How much spring pressure is enough spring pressure? The cam grinders often offer up a suggested pressure and rpm range for a cam and spring package. But those suggestions are pretty generic and they assume a few things. First of all, what kind of valve are they assuming that you’re running? Stainless steel? Sodium filled? Hollow stem? 5MM stem or 3/8 stem? Titanium? So what assumptions do cam grinders make when they offer you a spring package? I certainly don’t know, but the suggestions are just that — suggestions. If you’re running conical or beehives, ovate wire, small-stemmed titanium valves and titanium retainers, you can use less pressure because the self-damping action of conical springs, beehive springs, and ovate wire springs means better valve control with less pressure. Obviously, lighter components require less pressure to be controlled, but if you’re running big, heavy stainless steel valves you’ll need to run the seating pressure up to control the mass. As a side benefit, changing valve train mass changes spring requirements in part because changing mass changes the resonant frequency of a system; mass helps you tune in and out of resonance, acting as half of the spring pressure/mass equation that dictates at what rpm resonance affects operation.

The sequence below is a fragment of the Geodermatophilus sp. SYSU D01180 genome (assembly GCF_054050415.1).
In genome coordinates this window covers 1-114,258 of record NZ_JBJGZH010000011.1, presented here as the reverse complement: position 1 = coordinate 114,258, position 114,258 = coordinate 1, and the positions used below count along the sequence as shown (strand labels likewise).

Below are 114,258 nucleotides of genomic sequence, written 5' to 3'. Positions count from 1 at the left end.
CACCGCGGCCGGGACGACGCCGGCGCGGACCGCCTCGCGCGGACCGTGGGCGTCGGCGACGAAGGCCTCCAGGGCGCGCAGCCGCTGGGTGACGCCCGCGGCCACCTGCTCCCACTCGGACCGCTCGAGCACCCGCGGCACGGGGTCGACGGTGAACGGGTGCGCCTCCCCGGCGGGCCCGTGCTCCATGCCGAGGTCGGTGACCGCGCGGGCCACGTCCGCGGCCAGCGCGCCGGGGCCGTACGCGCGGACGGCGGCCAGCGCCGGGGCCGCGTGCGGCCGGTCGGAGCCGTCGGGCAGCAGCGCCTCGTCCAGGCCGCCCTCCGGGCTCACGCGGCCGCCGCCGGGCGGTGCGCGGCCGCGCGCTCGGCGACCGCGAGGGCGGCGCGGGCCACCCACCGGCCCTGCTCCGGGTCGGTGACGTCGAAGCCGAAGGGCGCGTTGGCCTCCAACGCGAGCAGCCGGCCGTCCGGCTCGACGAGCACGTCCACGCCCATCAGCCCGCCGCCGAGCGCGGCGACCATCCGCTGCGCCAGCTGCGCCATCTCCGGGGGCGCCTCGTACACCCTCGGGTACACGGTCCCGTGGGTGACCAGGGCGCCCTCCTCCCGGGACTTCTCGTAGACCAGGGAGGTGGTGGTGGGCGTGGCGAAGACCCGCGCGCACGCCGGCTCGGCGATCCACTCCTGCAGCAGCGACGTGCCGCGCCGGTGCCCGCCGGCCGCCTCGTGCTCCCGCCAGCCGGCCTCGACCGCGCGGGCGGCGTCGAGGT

You would like to hit the design criteria on the nose, of course, but if you have to err, err on the side of too much pressure. While increased spring pressure does increase turning force and friction (it can account for as much as 30% of total engine friction, number three on the list behind the coolant pump and oil pump) as one spring is compressed, you have to remember that somewhere on that engine another spring is uncompressing and putting energy back into the assembly — which you already know if you’ve ever lost control of a break-over bar while rotating a race engine with stout valve springs on it. All I’ll say is if you’re going to be careless while you’re hanging onto that bar, you need to invest in an athletic cup, a mouth guard, and a full-face helmet because I’m telling you that a 30 in. bar will knock you stupid. Please don’t ask me how I know that — there are some things a man just doesn’t need to relive. The point is that you must control the valve or risk losing significant power, even at the expense of a little additional friction from excessive valve spring pressures.